Australia in the 1860s


Advances


In 1863, the Melbourne Observatory opened with Robert Ellery as Director. It established correct Melbourne time by using the stars as a guide. Gradually the observatory took on other tasks, such as mapping the southern sky. The Great Melbourne Telescope was built in Ireland in 1868 and erected at the Melbourne Observatory in 1869. For more than 20 years it was the largest telescope in the world, having been primarily employed to revise the map of the southern nebulae by detecting any changes since observations had originally been taken between 1834 and 1838. The telescope was operated in its first year by Albert Le Sueur.

The Intercolonial Exhibition opened in Melbourne in October 1866 to showcase advancements in technology, the most up-to-date manufacturing techniques and locally made products. It also included more than 3,000 exhibits representing a broad display from science and the arts, and was attended by more than 100,000 people. The aim of the exhibition was to increase intercolonial trade and to enable inventors, manufacturers, merchants and financiers to meet and talk. Charles Horsley (1822–1876), a pianist and composer, organised a music festival for the Intercolonial Exhibition.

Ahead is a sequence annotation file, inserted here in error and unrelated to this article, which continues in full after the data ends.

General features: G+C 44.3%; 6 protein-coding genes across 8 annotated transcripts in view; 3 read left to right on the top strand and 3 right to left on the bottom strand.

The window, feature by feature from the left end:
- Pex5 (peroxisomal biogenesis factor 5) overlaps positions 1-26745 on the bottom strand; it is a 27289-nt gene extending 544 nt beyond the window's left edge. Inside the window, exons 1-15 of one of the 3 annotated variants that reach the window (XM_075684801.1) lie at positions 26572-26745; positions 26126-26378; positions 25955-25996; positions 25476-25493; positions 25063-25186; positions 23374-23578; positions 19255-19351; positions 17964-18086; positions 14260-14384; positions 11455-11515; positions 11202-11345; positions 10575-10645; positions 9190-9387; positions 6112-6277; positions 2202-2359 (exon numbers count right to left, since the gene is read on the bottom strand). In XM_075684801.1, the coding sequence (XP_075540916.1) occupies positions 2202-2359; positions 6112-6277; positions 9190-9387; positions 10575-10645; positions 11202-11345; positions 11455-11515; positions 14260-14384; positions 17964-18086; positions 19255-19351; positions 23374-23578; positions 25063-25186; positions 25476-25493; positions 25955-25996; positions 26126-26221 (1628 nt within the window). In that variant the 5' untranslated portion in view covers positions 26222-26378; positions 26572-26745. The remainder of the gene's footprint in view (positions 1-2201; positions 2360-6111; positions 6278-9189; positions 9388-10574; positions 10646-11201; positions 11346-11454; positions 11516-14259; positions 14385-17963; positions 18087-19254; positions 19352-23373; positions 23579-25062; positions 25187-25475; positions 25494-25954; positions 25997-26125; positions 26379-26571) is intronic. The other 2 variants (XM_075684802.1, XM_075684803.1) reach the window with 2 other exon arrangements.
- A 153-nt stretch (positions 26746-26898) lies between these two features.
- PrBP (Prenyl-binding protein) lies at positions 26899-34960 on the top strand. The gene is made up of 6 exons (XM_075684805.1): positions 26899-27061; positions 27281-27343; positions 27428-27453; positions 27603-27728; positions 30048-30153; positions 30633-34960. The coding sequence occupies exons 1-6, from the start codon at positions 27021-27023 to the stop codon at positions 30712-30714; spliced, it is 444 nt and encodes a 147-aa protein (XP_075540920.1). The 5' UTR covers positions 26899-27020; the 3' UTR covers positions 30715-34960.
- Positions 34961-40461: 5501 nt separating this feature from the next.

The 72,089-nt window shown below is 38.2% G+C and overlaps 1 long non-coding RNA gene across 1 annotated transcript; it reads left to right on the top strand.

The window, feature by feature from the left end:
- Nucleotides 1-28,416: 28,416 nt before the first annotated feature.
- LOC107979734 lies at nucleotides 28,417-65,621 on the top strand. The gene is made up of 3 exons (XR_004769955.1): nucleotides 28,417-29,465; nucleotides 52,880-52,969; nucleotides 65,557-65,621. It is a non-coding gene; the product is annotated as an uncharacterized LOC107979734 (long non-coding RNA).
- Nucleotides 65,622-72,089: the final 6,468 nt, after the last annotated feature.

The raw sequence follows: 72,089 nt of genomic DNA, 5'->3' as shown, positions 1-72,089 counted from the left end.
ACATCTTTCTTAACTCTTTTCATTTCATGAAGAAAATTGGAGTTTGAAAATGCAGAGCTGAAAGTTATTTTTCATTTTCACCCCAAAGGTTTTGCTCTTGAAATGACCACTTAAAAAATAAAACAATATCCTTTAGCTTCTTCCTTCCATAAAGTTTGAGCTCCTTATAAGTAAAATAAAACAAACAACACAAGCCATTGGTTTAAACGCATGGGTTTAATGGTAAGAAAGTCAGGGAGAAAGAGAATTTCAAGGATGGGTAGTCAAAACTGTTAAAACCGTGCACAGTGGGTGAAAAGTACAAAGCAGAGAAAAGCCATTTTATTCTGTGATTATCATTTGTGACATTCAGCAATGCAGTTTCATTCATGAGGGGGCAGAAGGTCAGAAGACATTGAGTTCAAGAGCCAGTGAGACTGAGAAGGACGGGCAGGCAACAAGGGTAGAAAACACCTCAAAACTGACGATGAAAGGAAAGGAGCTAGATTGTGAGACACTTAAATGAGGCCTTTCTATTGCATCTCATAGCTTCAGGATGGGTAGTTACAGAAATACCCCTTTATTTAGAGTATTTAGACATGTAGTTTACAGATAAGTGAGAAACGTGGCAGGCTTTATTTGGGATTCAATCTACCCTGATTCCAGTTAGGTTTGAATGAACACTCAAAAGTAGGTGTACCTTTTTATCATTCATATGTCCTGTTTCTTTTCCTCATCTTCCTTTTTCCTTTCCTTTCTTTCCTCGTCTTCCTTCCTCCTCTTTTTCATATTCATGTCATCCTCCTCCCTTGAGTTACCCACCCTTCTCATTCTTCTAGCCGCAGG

Advances_1860s


A snapshot of 1868

  • January
    • Transportation of convicts to Western Australia ended.

  • March
    • The Queensland Parliament passed the Polynesian Labourers Act 1868 (Qld) to regulate the employment of Pacific Islanders recruited through 'blackbirding'.
    • The attempted assassination of Prince Alfred, Duke of Edinburgh, by Henry James O'Farrell at Clontarf, a suburb of Sydney.

  • May
    • An Indigenous Australian cricket team became the first Australian sports team to tour overseas.

  • September
    • John King, the only surviving member of the Burke and Wills exhibition, was found living with an Aboriginal group.
    • Public Schools Act introduced compulsory schooling in Tasmania.

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